Fishing and Hunting
Marion Reservoir offers excellent opportunities for fishing and hunting. Sport fish in the lake include walleye, white bass, wiper, crappie, largemouth bass, channel, and flathead catfish. There is an 18-inch length limit for walleye and largemouth bass.
The Kansas Department of Wildlife, Parks, and Tourism is operating approximately 4,100 acres of the project lands located in the upper reaches of the lake for wildlife management and public hunting.
Portions of game management areas open to public hunting are fenced and are clearly marked with “Public Hunting” signs. Numerous gravel and dirt township and county roads provide access to the areas. All major roads entering game management areas are marked with large brown signs stating “Game Management Area.”
The Kansas Department of Wildlife, Parks and Tourism urges all sportsmen to respect posted signs on the areas and requests them not to trespass on private adjoining property. In several instances, the area boundary line is near private dwellings. These areas are posted with “Safety Zone-No Shooting Signs.” No hunting is permitted in developed recreational areas on the lake or in the vicinity of the dam and other project structures.
Principal game species include bobwhite quail, ducks, geese, mourning dove, cottontail rabbits, and numbers of deer, pheasant, squirrel and turkey.
Camping and Picnicking
Access roads lead into four park areas on the lake and the spillway area below the dam. The park areas offer picnicking and camping sites, swim beaches, boat launching ramps, water hydrants, sanitary facilities, fireplaces, and group shelters.
Camping and picnicking opportunities are numerous with 171 campsites located in four parks - Cottonwood Point, Hillsboro Cove, Marion Cove, and French Creek Cove. Campsites contain picnic tables, grills and/or fire-rings, utility tables, sun-shelters and gravel parking pads.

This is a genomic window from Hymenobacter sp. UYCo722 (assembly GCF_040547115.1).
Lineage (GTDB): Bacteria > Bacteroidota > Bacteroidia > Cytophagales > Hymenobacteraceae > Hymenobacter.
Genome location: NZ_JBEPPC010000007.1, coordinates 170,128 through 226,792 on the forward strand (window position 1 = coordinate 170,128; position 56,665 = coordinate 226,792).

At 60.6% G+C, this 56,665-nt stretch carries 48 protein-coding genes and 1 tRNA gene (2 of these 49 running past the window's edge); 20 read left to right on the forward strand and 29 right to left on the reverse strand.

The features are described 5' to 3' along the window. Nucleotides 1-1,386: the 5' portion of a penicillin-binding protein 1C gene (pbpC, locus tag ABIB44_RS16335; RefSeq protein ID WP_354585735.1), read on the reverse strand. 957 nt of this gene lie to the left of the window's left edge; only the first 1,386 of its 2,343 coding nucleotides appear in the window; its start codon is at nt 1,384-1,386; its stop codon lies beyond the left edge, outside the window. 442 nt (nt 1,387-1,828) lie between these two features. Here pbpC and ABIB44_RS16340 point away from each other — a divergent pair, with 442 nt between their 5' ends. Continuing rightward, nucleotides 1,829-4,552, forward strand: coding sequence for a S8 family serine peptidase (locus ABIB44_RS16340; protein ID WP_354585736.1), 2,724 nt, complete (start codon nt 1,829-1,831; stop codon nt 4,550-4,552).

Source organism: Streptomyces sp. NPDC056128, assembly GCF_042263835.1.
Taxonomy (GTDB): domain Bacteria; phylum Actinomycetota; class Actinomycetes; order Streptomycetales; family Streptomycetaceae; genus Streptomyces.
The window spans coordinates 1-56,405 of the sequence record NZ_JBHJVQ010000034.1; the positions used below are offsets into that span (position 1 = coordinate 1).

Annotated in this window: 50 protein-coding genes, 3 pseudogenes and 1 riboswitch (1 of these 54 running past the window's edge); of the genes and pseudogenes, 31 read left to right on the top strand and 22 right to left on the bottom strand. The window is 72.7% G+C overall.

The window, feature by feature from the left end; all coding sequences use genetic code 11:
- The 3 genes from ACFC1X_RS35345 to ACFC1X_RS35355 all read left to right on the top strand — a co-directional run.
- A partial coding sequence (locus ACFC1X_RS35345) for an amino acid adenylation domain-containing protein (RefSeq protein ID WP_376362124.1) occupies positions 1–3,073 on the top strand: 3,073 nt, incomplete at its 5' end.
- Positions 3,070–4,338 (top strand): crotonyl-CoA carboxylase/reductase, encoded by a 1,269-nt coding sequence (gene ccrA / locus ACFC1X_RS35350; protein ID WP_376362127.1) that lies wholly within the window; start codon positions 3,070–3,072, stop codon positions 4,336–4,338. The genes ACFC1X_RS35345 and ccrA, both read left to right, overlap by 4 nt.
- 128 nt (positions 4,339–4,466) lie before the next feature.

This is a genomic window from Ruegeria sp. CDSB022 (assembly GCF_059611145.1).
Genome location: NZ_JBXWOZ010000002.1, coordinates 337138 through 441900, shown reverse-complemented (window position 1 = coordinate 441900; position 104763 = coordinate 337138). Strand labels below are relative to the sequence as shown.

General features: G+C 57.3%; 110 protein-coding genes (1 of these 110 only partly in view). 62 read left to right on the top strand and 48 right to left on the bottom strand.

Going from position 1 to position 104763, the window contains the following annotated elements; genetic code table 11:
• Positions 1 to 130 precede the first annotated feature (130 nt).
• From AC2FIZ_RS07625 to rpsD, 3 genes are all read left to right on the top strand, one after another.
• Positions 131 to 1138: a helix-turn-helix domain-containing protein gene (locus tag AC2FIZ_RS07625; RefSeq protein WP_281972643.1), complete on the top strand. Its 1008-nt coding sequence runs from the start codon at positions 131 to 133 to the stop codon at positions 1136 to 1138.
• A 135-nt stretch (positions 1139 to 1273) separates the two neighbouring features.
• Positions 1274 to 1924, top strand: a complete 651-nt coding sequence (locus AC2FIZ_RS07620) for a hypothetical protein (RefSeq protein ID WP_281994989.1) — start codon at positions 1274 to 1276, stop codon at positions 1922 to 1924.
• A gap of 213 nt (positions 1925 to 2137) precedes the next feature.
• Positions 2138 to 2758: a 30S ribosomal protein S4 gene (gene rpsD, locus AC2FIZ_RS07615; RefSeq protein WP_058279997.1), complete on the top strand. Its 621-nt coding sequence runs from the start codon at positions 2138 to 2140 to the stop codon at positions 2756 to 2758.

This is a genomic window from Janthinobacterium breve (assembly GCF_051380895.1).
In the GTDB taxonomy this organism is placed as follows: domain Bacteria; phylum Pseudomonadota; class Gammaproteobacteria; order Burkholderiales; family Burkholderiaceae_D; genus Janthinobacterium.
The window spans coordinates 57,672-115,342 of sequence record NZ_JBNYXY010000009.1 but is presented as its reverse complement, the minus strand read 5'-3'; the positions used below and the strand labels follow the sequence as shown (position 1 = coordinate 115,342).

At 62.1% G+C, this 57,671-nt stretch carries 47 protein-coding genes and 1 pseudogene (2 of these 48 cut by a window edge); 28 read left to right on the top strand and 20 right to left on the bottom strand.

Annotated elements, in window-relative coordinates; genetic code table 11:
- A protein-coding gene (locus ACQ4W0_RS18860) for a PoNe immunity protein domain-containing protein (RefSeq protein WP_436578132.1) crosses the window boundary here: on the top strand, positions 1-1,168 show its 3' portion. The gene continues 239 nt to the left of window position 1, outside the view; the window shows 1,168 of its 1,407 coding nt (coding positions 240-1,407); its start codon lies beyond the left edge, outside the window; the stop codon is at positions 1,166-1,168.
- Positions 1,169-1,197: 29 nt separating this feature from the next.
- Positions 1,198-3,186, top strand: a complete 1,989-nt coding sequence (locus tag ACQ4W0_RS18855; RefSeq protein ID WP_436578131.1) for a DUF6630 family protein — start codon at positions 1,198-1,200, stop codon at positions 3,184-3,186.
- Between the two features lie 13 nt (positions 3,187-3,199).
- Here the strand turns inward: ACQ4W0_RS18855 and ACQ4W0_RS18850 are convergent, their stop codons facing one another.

Facilities at our class "A" parks, Cottonwood Point and Hillsboro Cove, include electrical hookups, showers, RV dump stations, group camping areas, group picnic areas, playgrounds, and beaches. Cottonwood Point includes some sites with 50-amp electrical service and individual water hookups. Hillsboro Cove includes some sites with 30 amp electrical service and individual water hookups.
Boaters will find boat ramps located around the lake at Cottonwood Point (2 ramps, 4 lanes), Hillsboro Cove, Marion Cove (2 lanes), French Creek, Durham Cove and Broken Bridge. Developed ramps provide lights and courtesy docks. There is a fee to use these ramps. The undeveloped ramps at Durham Cove and Broken Bridge are free.
Boating on the lake is in accordance to Kansas boating laws and Corp of Engineers’ regulations. Operate your boat in a controlled, safe manner at all times. Fees are collected at the boat ramps.
The picturesque setting of Marion Reservoir is an open invitation to the visitor for picnicking, camping, hiking, and sightseeing.
For nature lovers, there are many native trees, wildflowers, and flowering shrubs including ash, elm, cottonwood, hackberry, sycamore, willow, oak, red cedar, catalpa, Osage orange, redbud, and sumac. Also, there are many species of birds native to the project area for birdwatchers to enjoy.
Marion Reservoir offers plenty of areas to swim to escape the heat of summer when lake conditions allow it. There are two official swim beaches on the project, one being in Cottonwood Point Park and the other being on the north side of the dam near the project office. The lake has a couple of natural beaches that visitors can enjoy as well. They can be found underneath the Overlook on the south side of the dam, and the other is located at Hillsboro Cove Park. Life jackets are provided for use at the Cottonwood Point beach and the beach located on the north end of the dam.
A special treat for wildlife observers is the one-mile Willow Walk Nature Trail located at Cottonwood Point. Willow Walk Trail winds its way through Cottonwood Point Park. Along this trail, tame grass pastures are giving way to returning native grasses. Waterfowl feed where buffalo once grazed. Former grassy hillsides are now a wooded corridor beside the lake. Extreme seasons, violent weather, changing land use, and an evolving shoreline have combined to make the Willow Walk Trail an ever changing trek.